Previous studies from our laboratory showed that activation of NTS A 1 adenosine receptors yields variable hemodynamic responses with prevailing pressor and iliac vasoconstrictor responses. These responses are accompanied with differential activation of regional sympathetic activity (adrenal>>renal≥lumbar) and inhibition of baroreflex mechanisms at the level of the NTS. The variability of the hemodynamic responses was a result of simultaneous β2-adrenergic vasodilation counteracted with sympathetic and unknown humoral vasoconstriction. Among many potential vasoconstrictors vasopressin, angiotensin II and circulating norepinephrine were considered. Therefore, blood pressure and iliac vascular responses evoked by selective stimulation of NTS A1 adenosine receptors (CPA 330 pmol/50 nl) in intact anesthetized (urethane/chloralose) Sprague Dawley rats were compared with the responses evoked following the blockade of each potential vasoconstrictor mechanism. I found that vasopressin is the major vasoconstrictor released into the circulation most likely as a result of A11-adenosine-receptor-mediated inhibition of baroreflex mechanism and disinhibition of tonic restraint of vasopressin release. Angiotensin II and circulating norepinephrine had virtually no contribution to the responses. The direct evaluation confirmed that the levels of circulating vasopressin increased over 4-fold in response to stimulation of NTS A1 adenosine receptors.
Since NTS A1 adenosine receptors contribute to the pressor component of the stress/hypothalamic defense (HDR) response it was interesting if these receptors contribute to the redistribution of blood from visceral (mesenteric and renal) to somatic (iliac) vascular beds, which is and integral part of HDR. Therefore, regional vascular effects of three major vasoactive factors triggered by stimulation of NTS A1 adenosine receptors (β2-adrenergic vasodilation opposed by sympathetic and vasopressinergic vasoconstriction) were compared; these vasoactive factors differentially affected the regional vascular beds. The β2-adrenergic vasodilation, which dominates in the initial phase of the response, was significantly greater in the iliac than the mesenteric and renal vasculatures. Significant sympathetic vasoconstriction was observed in the iliac but not in the mesenteric and renal vascular beds. In contrast, vasopressin exerted a marked, sustained vasoconstriction similar in all vascular beds. This pattern of regional vascular responses suggests that activation of A1 adenosine receptors in the NTS has minor, if any, effect on the redistribution of blood from the visceral to the somatic vasculature.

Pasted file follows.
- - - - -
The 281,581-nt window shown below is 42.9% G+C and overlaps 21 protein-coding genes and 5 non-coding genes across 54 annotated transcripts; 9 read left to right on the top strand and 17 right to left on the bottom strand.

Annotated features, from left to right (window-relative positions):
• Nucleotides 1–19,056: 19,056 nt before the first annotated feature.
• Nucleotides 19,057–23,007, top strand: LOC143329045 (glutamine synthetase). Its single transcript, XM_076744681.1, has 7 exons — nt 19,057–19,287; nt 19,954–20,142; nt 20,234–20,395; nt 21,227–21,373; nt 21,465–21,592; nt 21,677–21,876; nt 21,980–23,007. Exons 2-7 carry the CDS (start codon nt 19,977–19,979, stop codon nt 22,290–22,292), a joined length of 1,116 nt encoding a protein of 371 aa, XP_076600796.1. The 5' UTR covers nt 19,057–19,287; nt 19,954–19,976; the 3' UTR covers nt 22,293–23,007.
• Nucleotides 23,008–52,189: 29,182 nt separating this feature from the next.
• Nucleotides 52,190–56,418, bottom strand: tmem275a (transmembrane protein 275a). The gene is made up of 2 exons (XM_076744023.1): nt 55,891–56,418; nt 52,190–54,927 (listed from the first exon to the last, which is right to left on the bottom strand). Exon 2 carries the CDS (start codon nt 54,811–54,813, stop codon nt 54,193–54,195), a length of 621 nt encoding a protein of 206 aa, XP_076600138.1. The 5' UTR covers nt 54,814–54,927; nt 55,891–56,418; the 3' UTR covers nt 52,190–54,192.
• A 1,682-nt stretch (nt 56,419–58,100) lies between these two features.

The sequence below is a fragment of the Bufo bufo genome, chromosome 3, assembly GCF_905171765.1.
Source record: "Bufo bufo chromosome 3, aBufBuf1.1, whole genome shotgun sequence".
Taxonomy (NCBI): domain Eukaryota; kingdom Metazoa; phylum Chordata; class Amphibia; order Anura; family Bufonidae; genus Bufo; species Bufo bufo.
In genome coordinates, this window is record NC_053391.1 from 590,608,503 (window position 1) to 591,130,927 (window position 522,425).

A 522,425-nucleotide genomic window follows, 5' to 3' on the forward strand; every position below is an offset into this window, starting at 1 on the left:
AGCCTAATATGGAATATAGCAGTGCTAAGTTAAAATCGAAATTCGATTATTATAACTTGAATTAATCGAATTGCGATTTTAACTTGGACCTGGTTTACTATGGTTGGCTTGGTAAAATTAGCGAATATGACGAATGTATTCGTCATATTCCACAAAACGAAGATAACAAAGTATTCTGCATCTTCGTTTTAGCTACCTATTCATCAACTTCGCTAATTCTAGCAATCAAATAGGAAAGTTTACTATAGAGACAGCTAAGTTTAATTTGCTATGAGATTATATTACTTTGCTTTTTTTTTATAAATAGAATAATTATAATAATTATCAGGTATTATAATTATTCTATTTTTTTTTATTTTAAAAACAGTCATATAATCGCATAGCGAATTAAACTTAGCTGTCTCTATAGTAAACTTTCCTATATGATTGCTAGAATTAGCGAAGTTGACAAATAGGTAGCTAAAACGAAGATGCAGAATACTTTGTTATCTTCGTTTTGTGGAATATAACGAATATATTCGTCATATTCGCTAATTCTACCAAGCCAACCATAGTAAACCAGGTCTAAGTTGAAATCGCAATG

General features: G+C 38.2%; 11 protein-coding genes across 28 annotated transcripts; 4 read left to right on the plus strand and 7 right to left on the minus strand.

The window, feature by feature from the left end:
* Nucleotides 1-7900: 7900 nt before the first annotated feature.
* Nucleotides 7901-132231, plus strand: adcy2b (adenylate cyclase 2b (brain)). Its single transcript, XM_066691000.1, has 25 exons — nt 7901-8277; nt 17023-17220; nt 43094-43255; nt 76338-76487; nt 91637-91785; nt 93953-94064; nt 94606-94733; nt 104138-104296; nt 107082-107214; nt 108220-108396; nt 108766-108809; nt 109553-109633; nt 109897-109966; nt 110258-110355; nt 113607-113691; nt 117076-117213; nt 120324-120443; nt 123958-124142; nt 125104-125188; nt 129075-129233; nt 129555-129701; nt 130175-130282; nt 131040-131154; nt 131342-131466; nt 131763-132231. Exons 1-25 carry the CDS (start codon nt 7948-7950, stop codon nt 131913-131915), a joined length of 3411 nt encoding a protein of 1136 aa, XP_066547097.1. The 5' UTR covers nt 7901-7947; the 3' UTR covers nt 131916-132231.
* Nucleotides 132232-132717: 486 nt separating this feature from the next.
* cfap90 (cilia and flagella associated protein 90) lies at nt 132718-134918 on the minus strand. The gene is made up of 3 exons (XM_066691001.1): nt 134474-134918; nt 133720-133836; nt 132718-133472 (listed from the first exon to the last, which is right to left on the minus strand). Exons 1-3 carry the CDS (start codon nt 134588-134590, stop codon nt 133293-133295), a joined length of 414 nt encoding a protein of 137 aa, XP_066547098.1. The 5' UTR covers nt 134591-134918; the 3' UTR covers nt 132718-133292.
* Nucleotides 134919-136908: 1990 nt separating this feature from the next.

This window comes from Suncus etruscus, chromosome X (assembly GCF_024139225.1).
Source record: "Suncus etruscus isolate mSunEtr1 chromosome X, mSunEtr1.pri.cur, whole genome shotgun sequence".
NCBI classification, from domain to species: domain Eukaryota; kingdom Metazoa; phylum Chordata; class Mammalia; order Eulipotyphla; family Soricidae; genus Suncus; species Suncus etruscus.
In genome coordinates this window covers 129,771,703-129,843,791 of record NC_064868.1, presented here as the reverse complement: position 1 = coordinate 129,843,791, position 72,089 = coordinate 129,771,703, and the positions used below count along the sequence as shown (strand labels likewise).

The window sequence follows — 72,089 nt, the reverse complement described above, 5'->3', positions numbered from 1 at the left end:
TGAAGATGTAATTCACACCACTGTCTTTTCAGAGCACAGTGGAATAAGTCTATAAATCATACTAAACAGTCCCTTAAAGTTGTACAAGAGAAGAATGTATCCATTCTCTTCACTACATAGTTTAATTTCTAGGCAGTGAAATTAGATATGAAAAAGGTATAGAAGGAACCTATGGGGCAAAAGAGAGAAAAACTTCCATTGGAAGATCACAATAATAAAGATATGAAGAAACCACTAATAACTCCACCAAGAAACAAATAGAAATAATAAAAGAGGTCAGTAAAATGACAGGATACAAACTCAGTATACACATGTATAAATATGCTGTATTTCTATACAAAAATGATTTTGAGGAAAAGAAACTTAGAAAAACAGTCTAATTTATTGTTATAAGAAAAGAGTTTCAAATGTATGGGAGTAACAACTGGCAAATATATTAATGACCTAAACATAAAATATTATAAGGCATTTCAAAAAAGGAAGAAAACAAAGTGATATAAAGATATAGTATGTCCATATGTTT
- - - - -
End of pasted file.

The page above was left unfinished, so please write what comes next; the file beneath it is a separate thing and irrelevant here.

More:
|Advisor:||Scislo, Tadeusz J.|
|Commitee:||Goshgarian, Harry, O'Leary, Donal S., Rossi, Noreen F.|
|School:||Wayne State University|
|School Location:||United States -- Michigan|
|Source:||DAI-B 71/12, Dissertation Abstracts International|
|Keywords:||Adrenalectomy, Adrenergic receptors, Iliac vascular conductance, Nts, Purinergic receptors, Solitary tract, V1 receptor blockade|
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